How do I calculate the real-world output of my solar system?
I am planning a solar array for my house, is there are rule of thumb to calculate the actual out-put of my new system?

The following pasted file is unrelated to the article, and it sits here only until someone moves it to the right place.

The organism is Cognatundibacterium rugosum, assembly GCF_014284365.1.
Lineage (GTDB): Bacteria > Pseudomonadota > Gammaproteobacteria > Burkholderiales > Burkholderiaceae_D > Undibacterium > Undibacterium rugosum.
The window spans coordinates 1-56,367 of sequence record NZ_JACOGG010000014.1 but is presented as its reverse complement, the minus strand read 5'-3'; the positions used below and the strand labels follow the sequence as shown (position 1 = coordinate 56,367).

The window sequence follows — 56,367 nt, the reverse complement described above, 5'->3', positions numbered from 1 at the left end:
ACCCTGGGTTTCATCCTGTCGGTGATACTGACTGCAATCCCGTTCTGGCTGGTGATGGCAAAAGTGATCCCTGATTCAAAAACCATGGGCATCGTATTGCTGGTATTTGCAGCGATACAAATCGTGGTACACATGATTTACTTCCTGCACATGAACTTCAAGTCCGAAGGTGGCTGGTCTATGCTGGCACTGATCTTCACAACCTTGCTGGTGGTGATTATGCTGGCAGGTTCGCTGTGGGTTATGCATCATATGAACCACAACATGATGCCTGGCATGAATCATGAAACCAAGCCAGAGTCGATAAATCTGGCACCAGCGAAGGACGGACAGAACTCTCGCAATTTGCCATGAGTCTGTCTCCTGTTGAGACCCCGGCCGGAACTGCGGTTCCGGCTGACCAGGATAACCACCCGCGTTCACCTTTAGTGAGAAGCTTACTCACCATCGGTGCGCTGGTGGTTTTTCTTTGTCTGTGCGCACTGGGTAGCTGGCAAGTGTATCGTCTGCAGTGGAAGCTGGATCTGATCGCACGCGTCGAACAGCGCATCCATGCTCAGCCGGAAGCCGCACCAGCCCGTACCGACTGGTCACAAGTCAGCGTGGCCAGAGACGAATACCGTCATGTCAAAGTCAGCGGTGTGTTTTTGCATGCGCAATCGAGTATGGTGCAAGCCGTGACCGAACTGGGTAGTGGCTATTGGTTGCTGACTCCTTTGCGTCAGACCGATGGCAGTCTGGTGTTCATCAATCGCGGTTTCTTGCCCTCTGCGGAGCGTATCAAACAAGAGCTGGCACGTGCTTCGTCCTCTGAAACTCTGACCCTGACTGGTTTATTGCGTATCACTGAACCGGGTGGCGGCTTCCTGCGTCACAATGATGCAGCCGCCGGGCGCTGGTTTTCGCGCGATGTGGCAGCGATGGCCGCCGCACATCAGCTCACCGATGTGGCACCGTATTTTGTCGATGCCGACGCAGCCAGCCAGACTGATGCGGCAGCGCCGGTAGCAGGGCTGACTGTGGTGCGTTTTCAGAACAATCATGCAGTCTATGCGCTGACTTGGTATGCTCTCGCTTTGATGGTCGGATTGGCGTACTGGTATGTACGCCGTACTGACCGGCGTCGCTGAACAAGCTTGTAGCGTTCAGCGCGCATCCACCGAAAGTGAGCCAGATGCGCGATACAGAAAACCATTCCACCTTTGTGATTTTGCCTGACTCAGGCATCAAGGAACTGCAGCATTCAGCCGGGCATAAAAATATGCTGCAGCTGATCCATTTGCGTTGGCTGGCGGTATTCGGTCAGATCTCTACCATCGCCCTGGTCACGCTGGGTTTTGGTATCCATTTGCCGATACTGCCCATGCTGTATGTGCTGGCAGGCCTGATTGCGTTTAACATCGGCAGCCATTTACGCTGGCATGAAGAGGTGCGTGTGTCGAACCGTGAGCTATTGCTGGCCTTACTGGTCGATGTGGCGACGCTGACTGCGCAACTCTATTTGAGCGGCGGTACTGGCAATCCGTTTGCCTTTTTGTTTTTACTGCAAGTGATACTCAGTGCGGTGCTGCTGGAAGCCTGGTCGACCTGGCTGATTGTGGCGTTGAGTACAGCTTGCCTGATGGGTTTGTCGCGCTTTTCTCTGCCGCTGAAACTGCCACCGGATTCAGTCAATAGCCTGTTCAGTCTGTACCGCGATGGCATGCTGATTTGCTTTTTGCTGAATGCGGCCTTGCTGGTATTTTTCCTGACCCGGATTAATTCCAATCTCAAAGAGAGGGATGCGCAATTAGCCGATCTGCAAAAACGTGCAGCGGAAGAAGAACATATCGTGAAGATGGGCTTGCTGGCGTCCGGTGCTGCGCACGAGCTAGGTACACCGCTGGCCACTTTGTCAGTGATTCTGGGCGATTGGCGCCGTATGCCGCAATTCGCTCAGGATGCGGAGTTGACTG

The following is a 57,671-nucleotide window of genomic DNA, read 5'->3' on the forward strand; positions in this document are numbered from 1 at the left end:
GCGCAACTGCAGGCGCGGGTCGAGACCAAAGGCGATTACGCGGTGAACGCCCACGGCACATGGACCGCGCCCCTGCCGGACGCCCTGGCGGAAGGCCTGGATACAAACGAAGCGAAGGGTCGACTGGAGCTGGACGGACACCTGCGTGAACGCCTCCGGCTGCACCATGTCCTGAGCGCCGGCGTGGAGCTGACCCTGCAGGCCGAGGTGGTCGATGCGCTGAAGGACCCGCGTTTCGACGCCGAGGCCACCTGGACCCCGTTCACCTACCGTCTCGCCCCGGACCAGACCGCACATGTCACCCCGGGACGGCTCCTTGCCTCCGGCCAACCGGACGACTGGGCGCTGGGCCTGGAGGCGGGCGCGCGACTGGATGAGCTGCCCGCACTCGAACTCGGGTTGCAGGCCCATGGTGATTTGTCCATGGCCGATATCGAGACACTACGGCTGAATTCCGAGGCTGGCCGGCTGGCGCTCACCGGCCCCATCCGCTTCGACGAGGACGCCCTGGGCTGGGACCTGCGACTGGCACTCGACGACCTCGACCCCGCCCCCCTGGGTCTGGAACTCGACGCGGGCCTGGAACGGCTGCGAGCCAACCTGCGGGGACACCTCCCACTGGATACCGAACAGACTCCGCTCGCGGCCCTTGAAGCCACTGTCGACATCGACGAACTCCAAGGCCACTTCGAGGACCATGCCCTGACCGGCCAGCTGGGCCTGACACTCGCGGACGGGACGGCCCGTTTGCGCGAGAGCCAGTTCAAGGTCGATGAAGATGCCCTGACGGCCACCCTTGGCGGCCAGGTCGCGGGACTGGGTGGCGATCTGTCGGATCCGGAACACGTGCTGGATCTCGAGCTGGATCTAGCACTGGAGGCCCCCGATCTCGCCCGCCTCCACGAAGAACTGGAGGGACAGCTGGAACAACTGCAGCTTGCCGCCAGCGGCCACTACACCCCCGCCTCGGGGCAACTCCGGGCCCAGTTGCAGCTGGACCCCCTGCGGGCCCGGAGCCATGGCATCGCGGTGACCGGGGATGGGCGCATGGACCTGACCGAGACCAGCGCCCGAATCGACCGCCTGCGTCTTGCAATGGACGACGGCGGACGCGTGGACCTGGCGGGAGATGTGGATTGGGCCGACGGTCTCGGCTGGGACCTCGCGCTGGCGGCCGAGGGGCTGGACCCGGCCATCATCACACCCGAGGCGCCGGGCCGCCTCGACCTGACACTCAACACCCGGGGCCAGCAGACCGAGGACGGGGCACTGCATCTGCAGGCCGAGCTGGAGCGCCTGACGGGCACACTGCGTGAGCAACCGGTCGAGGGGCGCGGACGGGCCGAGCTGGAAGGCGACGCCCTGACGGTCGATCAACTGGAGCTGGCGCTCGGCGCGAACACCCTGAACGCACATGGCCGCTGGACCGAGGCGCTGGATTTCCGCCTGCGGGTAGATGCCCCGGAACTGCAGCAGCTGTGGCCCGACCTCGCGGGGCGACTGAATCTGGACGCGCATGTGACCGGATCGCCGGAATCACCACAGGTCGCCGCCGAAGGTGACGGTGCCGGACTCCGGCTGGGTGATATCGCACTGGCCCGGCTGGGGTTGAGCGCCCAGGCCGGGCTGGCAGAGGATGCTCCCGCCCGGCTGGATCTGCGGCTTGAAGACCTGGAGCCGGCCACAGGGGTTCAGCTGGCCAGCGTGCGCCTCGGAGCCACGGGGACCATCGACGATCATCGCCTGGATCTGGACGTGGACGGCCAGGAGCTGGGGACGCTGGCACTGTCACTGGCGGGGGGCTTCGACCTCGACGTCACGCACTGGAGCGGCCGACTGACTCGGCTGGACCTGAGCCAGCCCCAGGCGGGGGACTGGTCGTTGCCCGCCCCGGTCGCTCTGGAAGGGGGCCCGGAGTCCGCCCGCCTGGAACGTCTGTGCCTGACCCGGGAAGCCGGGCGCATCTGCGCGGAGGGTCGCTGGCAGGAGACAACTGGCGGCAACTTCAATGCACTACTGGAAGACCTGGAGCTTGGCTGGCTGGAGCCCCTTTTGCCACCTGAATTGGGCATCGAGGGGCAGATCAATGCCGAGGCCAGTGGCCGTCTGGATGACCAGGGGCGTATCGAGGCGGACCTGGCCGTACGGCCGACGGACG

Here is a simple formula that delivers a fairly accurate, although slightly conservative yearly average output: (PV array wattage) x (average hours of sun) x 75% = daily watt-hours PV array wattage is the STC panel rating times the number of modules (If you have 10 Kyocera 215W modules the PV array wattage is 2,150W) Average house of sun is the yearly average of noontime-equivalent hours. This rages from 4.0 to 5.5 hours for most of the US. NREL did a great study for this that you can read to calculate average hours: http://rredc.nrel.gov/solar/pubs/redbook The fudge factor of 75 percent takes into account all the real-world effects of dirty modules, dirty air, high humidity, hot modules, wiring losses, small bits of shading, inverter inefficiency and all of the other little things that effect efficiency. For off-grid systems assume 70%. If your array is perfectly shading-free and you are in a dry, high altitude you can use 80%. Thus 2,150 watts x 5.5 hours x .75 = 8,868 watt-hours or 8.86 kWh per day. Remember this is a yearly average. You will see nearly 2x in the summer as in the winter. This is a conservative way to calculate the real-world output, but it is a good rule of thumb.
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